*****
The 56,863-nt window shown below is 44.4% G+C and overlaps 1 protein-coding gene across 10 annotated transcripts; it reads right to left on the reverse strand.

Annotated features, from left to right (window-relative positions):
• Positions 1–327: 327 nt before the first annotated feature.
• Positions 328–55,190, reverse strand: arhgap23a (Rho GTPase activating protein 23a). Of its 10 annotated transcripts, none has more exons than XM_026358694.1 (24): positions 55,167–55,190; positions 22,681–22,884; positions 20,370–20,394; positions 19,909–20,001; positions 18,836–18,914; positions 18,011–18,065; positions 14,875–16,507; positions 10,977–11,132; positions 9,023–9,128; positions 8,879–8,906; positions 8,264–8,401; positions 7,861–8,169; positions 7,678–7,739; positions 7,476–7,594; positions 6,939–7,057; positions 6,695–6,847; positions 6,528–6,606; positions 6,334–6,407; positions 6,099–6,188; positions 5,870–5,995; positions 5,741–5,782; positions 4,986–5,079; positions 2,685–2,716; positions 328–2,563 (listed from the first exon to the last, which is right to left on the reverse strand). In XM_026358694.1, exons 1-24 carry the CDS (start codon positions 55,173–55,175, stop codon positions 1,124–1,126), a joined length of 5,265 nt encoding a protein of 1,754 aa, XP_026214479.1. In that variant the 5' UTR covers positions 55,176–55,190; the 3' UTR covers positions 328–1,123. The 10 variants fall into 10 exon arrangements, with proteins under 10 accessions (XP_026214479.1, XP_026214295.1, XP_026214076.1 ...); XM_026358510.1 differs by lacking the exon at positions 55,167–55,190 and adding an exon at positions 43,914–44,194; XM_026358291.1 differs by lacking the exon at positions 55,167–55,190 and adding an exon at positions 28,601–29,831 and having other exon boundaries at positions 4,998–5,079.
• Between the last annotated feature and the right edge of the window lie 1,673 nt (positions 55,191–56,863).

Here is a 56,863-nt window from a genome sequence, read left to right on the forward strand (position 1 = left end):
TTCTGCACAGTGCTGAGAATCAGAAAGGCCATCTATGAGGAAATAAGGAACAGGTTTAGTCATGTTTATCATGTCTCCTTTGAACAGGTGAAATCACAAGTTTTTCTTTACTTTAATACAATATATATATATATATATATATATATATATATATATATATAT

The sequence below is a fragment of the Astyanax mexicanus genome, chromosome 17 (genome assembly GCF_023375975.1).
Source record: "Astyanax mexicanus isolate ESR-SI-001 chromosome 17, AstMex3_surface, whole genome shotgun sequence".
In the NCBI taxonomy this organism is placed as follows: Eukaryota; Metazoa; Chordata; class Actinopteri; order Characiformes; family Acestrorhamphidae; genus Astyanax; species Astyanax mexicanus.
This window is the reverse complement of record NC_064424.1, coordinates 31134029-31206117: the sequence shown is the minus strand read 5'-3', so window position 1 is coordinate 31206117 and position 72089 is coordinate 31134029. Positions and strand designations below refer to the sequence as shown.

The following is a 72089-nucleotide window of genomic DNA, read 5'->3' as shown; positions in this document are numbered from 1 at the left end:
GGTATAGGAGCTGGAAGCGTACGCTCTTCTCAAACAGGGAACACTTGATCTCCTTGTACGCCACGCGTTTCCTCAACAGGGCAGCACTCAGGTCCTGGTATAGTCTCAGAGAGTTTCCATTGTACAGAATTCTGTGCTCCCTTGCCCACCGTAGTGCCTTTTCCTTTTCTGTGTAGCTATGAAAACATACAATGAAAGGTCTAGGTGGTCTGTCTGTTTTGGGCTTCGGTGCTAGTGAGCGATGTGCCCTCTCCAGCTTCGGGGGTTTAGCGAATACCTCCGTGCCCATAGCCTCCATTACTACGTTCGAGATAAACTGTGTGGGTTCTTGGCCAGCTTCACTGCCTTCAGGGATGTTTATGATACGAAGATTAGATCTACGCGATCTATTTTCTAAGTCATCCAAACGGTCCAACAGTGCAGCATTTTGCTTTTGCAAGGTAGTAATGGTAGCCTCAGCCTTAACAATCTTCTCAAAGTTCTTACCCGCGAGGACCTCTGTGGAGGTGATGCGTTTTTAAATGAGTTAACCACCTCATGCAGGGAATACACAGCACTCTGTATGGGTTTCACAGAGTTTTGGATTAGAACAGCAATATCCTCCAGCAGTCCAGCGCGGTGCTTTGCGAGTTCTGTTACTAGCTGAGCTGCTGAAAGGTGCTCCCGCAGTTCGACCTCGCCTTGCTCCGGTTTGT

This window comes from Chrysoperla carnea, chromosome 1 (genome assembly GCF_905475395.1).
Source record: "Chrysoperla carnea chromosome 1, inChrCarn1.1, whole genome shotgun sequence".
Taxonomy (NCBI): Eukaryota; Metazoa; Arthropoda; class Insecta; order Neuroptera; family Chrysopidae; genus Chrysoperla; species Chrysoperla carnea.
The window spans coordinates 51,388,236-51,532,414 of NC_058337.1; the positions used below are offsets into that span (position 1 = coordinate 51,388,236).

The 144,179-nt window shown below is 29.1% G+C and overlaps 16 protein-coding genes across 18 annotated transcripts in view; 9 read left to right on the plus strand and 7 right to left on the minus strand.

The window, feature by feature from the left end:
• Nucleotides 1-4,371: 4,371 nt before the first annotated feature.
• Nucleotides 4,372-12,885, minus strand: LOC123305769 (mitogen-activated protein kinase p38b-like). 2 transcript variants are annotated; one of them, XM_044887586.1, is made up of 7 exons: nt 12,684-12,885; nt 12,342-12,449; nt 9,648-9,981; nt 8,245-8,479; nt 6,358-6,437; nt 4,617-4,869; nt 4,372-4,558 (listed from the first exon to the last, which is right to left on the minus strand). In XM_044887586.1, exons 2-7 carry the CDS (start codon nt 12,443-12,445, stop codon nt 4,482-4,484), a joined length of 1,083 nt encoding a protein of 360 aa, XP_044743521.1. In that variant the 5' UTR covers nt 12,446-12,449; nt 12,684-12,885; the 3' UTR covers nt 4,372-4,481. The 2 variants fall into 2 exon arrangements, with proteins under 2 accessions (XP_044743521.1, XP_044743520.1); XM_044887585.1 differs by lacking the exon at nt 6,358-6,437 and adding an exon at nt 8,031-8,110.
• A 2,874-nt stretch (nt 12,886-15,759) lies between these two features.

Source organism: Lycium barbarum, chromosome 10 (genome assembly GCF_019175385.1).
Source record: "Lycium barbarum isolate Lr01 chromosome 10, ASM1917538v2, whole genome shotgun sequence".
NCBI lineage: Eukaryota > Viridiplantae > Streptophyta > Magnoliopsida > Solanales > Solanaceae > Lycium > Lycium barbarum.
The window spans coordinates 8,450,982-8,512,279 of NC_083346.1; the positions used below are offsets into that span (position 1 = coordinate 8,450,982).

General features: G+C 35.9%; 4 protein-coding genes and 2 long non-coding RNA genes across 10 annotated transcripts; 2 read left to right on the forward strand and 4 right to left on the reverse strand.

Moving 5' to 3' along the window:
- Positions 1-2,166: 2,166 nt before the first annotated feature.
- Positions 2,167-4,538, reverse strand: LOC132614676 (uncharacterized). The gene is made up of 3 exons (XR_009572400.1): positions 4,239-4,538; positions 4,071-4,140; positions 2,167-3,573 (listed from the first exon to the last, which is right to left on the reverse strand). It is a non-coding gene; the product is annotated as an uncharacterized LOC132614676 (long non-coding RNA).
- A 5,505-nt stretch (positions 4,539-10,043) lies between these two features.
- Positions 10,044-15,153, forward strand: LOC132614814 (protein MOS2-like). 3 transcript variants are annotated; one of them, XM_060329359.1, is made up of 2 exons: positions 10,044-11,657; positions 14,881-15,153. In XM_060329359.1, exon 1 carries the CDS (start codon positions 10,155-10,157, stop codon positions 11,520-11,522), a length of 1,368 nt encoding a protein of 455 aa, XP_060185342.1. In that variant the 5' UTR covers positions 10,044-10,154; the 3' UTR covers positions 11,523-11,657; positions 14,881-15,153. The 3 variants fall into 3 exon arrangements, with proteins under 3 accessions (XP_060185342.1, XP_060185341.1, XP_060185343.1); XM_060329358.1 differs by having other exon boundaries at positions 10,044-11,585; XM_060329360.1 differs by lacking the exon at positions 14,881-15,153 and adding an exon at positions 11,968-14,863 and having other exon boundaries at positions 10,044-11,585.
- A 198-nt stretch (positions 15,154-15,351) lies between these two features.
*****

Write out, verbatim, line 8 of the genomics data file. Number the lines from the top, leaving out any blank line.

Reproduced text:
The sequence below is a fragment of the Astyanax mexicanus genome, chromosome 17 (genome assembly GCF_023375975.1).